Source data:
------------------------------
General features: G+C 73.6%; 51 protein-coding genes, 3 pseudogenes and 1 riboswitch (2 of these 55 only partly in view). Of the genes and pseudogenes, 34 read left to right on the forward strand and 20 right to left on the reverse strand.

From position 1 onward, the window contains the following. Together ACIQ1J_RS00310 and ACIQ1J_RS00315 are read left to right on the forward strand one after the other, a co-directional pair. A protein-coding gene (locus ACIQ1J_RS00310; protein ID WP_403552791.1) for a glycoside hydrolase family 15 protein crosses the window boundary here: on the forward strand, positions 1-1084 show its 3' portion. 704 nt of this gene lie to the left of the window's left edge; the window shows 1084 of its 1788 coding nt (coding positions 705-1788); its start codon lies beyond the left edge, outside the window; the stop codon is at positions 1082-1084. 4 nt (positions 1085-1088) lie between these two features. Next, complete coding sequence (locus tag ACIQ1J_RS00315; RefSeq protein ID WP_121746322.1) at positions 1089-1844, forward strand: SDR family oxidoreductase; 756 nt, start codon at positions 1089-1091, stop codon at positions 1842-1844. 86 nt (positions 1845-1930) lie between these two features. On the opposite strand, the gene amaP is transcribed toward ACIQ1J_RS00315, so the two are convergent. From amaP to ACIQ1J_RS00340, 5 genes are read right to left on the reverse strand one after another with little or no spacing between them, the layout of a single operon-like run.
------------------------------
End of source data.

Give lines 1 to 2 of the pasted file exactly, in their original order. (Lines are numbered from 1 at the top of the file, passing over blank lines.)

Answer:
General features: G+C 73.6%; 51 protein-coding genes, 3 pseudogenes and 1 riboswitch (2 of these 55 only partly in view). Of the genes and pseudogenes, 34 read left to right on the forward strand and 20 right to left on the reverse strand.

From position 1 onward, the window contains the following. Together ACIQ1J_RS00310 and ACIQ1J_RS00315 are read left to right on the forward strand one after the other, a co-directional pair. A protein-coding gene (locus ACIQ1J_RS00310; protein ID WP_403552791.1) for a glycoside hydrolase family 15 protein crosses the window boundary here: on the forward strand, positions 1-1084 show its 3' portion. 704 nt of this gene lie to the left of the window's left edge; the window shows 1084 of its 1788 coding nt (coding positions 705-1788); its start codon lies beyond the left edge, outside the window; the stop codon is at positions 1082-1084. 4 nt (positions 1085-1088) lie between these two features. Next, complete coding sequence (locus tag ACIQ1J_RS00315; RefSeq protein ID WP_121746322.1) at positions 1089-1844, forward strand: SDR family oxidoreductase; 756 nt, start codon at positions 1089-1091, stop codon at positions 1842-1844. 86 nt (positions 1845-1930) lie between these two features. On the opposite strand, the gene amaP is transcribed toward ACIQ1J_RS00315, so the two are convergent. From amaP to ACIQ1J_RS00340, 5 genes are read right to left on the reverse strand one after another with little or no spacing between them, the layout of a single operon-like run.